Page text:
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August 31, 2016

The student loan crisis: It’s a phrase we’re all aware of. 

From personal stories to the political stump, the plight of young college students saddled with debt has captured the country's attention.

But how big of a problem really is all this debt?

Sandy Baum, senior fellow at the Urban Institute, argues it's not as bad as many of us believe.

She recently sat down with On Campus’ Kirk Carapezza to talk about her latest book on the subject: Student Debt: Rhetoric and Realities of Higher Education Financing.

Interview Highlights

On whether the student loan debt crisis exists:

The reality is that if you ask people how much money they think people borrow for college, you’ll get very exaggerated responses. If you ask how many people are struggling to pay back their loans, as opposed to really reaping the benefits of their education, you’ll get exaggerated answers.We have some very real problems with student debt, but they’re not necessarily the problems that most people think exist.

On the outrage over student loan debt:

People can easily say ‘Nobody should have to pay [for college]’ but in the end, somebody has to pay. It’s either taxpayers in general or it’s students and parents. Ideally, it’s a division between those parties and we need to have that conversation. It’s really unfortunate that state funding for higher education has declined the way it has. It is problem that college tuition has gone up so rapidly. We’re probably putting too much of the burden on students and families now, but the reality is that for most people college pays off very well. It’s an investment in yourself. You’re gonna end up better off than the average taxpayer, so why shouldn’t you pay part of that bill?

Related: Amid State Funding Cuts, Public Research Universities Find Unlikely Advocate

On the media’s role in perpetuating the student loan debt crisis narrative:

The media’s role is very big. The media are always looking for headlines and it’s not very interesting to write a story about a student who borrowed $25,00o to $30,000 to earn a Bachelor's degree and has a good job and a promising career. That’s not really very interesting. Instead, [the media] find somebody who borrowed $100,000 -- an extraordinarily rare event for an undergraduate student -- and graduated during the recession, and is struggling to find a job, and they don’t follow up to find out that three years later that student is fine. These amounts of debt are very rare.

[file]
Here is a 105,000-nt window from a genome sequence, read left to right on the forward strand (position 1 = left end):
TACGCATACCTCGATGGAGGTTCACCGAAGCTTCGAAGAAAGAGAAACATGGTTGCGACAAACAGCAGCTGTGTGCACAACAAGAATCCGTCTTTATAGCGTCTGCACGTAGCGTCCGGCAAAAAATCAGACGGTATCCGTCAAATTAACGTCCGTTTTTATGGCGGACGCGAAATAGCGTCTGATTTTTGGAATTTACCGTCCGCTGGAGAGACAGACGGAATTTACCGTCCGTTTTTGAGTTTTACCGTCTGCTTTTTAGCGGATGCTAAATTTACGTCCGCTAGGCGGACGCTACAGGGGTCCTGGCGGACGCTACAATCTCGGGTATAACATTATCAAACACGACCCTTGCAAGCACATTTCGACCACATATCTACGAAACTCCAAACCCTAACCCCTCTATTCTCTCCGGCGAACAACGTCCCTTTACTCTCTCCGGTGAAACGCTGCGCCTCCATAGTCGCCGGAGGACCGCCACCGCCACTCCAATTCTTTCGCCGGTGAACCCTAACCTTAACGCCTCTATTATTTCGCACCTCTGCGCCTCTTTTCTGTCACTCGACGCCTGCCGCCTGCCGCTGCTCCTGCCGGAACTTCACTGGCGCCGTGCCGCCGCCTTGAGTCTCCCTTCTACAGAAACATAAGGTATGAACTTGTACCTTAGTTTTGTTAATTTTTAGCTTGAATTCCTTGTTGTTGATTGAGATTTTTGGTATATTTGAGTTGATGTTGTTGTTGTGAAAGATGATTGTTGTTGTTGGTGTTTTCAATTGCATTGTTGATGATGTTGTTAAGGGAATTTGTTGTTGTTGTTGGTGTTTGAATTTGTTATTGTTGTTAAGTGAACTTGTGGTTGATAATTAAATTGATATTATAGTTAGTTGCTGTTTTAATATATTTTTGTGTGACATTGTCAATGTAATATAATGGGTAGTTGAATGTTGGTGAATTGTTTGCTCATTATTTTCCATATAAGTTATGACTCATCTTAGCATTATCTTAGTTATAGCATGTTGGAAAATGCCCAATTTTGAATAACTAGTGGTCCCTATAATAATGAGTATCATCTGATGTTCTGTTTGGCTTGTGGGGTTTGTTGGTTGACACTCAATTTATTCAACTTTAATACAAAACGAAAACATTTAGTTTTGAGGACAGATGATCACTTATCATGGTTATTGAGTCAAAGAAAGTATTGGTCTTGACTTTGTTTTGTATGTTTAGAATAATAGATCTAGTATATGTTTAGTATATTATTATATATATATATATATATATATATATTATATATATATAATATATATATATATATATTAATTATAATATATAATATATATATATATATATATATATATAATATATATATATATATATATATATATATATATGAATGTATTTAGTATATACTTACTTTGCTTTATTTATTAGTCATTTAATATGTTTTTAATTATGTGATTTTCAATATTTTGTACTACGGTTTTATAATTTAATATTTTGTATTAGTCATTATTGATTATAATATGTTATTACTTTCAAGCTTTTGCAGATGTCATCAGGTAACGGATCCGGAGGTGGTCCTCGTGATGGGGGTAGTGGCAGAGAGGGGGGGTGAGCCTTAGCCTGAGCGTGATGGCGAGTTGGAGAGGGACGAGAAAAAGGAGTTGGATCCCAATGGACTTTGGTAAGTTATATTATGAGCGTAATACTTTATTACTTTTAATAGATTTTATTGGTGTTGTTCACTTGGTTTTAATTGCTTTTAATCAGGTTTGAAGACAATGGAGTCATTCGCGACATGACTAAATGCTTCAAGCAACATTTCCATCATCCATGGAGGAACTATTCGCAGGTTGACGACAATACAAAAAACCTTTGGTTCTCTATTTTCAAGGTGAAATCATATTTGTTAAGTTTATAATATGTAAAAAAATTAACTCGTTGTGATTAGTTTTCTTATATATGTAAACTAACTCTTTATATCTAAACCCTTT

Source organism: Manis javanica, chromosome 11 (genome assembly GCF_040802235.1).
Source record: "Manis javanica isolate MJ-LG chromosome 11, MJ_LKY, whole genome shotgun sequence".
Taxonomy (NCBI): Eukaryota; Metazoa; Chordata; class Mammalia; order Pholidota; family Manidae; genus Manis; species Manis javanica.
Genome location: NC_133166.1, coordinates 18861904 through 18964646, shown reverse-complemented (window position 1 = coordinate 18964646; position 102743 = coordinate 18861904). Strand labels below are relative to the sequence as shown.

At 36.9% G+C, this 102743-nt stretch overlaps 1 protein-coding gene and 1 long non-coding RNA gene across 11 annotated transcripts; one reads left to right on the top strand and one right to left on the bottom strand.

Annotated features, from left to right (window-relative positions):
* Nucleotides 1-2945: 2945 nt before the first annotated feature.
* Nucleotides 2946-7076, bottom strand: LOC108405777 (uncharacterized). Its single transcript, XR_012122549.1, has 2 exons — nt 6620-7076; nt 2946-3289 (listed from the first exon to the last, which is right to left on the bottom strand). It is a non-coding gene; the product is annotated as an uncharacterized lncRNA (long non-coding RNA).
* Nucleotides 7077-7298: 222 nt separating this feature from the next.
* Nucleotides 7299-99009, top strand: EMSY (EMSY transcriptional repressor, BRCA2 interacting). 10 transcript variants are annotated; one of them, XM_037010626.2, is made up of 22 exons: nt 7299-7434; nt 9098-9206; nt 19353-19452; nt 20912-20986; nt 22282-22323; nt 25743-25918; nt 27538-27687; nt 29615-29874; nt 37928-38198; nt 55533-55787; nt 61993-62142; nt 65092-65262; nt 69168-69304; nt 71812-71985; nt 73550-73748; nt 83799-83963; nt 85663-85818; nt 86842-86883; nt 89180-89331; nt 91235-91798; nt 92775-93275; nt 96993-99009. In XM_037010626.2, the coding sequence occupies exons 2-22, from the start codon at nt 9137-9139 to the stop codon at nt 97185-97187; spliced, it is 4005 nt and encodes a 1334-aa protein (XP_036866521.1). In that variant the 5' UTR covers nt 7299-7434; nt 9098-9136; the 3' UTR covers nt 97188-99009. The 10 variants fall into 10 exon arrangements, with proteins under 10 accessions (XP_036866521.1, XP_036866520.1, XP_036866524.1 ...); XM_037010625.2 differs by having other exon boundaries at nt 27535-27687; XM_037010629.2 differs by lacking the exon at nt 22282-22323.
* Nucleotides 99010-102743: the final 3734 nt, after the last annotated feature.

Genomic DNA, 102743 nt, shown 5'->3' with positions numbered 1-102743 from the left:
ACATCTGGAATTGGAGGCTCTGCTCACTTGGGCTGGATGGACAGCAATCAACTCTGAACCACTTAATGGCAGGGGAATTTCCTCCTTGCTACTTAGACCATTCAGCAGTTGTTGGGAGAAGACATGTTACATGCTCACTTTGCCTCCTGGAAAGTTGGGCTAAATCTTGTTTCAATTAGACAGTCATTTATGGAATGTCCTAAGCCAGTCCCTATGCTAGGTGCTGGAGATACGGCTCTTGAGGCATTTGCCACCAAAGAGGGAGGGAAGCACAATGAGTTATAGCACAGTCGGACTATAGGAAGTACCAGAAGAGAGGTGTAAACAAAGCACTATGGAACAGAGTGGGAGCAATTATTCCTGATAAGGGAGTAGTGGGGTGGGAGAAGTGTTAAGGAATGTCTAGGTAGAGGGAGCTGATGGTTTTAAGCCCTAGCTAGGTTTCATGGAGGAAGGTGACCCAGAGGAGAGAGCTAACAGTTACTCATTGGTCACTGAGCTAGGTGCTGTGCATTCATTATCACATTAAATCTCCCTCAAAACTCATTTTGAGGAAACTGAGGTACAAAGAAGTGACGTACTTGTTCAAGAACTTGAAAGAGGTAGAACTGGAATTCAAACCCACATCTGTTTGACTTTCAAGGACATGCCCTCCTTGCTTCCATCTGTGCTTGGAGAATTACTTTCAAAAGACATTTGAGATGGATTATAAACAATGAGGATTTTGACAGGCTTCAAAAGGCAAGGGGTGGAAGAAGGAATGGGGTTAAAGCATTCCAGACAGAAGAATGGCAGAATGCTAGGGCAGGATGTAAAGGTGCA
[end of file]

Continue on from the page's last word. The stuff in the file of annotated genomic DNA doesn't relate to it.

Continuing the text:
On how to fix or improve the student loan system:

There’s a lot we need to do. The biggest problem is preventing future students from getting into these bad situations. We have to help people make better decisions about where and when to go to college and what to study. We have to make it impossible for them to take their money to schools that aren’t going to serve them well. Then, beyond that, there are always gonna be people for whom things don’t work out well. We need very strong insurance against those outcomes. We’re doing pretty well with that in terms of having federal student loan repayment plans that are based on people's incomes, so you never have to pay more than you can afford. The programs are not structured well enough; they’re too difficult to get into. We have to improve those programs.

On whether colleges should be held accountable if graduates struggling or unable to pay off debts:

I think it makes sense for colleges to have some skin in the game and it’s not just about their graduates. We have to remember that the real problems are with students who don't graduate, so any program that’s based only on graduates is gonna fall short. It’s really difficult to figure out how to design a program that will make colleges pay for some of the loans that their students don’t repay because you don’t want to encourage colleges not to take students who carry a risk. But you do want to encourage them not accept students who have no chance of success.

Editor's note: Answers have been edited for clarity and length. 

Earlier: How One Affluent Town Helps Its Neediest Students Get Into (And Stay In) College

confronting cost, increasing access and success

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